A new Brisbane CityCat unveiled today will be a permanent tribute to Brisbane’s Mud Army.
The ferry’s ceiling features a photo montage of volunteers who helped clean up in the wake of the January floods.
Ashton Rigg reports.
This ferry terminal was one of eight completely destroyed by the wild flood waters of the Brisbane River.
The newly rebuilt pontoon at West End was the setting for the launch of Brisbane’s 19th CityCat this morning.
Lord Mayor Graham Quirk, along with Julie Boucher from the Australian Red Cross, representing the volunteers, launched a $2.5 million vessel.
The Spirit of Brisbane pays tribute to the so-called Mud Army who worked effortlessly in the clean up.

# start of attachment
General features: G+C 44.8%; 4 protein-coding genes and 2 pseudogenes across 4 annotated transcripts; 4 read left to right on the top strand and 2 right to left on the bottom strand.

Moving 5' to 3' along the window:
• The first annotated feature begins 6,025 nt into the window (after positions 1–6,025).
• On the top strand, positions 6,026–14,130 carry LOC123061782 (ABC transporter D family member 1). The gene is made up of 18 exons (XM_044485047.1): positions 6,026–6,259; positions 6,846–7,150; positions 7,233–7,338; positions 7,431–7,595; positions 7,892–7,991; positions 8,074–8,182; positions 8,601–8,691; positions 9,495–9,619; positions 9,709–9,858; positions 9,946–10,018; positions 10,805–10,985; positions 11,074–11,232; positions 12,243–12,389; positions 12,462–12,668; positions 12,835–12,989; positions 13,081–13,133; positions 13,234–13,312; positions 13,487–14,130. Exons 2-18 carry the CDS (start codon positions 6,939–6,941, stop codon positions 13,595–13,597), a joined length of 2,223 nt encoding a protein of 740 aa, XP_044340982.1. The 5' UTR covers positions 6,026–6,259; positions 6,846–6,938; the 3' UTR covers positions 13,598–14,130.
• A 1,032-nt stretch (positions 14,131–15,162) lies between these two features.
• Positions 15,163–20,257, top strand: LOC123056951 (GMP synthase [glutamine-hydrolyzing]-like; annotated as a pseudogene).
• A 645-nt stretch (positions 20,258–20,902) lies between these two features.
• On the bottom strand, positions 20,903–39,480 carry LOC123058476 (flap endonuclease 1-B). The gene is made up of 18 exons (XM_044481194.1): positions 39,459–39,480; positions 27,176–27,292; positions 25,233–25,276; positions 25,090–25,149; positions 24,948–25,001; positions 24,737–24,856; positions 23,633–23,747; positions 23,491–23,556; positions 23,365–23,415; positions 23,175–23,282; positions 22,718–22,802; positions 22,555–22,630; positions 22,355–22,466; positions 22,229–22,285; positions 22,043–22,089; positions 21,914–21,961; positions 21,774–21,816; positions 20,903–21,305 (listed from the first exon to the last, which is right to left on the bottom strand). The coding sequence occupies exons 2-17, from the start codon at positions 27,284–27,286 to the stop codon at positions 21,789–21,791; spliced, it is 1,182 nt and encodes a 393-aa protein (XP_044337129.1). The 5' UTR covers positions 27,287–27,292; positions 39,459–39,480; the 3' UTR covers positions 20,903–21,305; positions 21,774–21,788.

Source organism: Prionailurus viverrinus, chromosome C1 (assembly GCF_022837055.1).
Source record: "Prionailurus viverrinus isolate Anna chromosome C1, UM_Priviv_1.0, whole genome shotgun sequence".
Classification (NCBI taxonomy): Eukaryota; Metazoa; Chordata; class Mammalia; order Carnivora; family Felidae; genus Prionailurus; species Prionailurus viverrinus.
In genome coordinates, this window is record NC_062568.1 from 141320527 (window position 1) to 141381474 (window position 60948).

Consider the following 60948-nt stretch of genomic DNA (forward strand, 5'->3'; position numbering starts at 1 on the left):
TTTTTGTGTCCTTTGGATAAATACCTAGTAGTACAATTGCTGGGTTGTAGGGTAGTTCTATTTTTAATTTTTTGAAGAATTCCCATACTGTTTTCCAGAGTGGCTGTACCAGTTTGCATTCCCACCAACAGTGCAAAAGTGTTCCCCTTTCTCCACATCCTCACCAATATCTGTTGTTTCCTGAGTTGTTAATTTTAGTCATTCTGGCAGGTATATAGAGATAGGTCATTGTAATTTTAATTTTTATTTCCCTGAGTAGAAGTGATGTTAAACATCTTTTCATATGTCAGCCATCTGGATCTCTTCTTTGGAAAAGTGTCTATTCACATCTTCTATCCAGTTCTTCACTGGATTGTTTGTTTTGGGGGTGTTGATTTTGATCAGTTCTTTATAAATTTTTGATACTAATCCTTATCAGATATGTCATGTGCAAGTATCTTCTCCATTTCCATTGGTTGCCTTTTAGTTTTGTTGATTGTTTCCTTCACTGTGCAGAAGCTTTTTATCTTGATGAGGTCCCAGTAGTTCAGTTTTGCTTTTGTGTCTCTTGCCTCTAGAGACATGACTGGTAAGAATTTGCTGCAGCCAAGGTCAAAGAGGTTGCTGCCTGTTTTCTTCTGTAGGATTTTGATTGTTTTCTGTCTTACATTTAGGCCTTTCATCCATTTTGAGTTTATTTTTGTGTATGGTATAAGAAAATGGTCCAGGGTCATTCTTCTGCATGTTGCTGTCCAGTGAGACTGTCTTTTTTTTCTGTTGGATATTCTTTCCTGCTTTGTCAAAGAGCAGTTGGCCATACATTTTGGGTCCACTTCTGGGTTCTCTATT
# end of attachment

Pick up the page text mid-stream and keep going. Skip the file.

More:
Over several weeks, some 25,000 volunteers grabbed their brooms, gloves and gumboots and brought the beauty back to Brisbane.
Graham Quirk, Lord Mayor: “We acknowledge the people who came together, so well known now as the Mud Army, who delivered to Brisbane a sense of care, a sense of support and a sense of friendship, to our fellow Brisbanites in need in January this year.”
Inside the vessel, photos of the volunteers line the full length of the ceiling, a permanent tribute to their unselfish actions, helping others in their time of need.
The January floods saw 20,000 Brisbane homes inundated when the river broke its banks.
Today, the spirit of Brisbane stands strong as a reminder of the resilience of the Brisbane community.
Ashton Rigg, QUT News